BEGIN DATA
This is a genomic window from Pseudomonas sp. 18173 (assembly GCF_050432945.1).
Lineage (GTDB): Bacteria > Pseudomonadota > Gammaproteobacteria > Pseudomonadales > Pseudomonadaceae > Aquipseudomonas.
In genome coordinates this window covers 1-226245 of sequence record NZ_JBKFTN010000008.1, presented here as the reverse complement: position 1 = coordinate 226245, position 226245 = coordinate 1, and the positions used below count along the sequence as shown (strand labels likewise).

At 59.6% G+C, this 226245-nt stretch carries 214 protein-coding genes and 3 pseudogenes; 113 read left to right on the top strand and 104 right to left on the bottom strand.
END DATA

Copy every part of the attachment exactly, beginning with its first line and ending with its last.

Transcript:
This is a genomic window from Pseudomonas sp. 18173 (assembly GCF_050432945.1).
Lineage (GTDB): Bacteria > Pseudomonadota > Gammaproteobacteria > Pseudomonadales > Pseudomonadaceae > Aquipseudomonas.
In genome coordinates this window covers 1-226245 of sequence record NZ_JBKFTN010000008.1, presented here as the reverse complement: position 1 = coordinate 226245, position 226245 = coordinate 1, and the positions used below count along the sequence as shown (strand labels likewise).

At 59.6% G+C, this 226245-nt stretch carries 214 protein-coding genes and 3 pseudogenes; 113 read left to right on the top strand and 104 right to left on the bottom strand.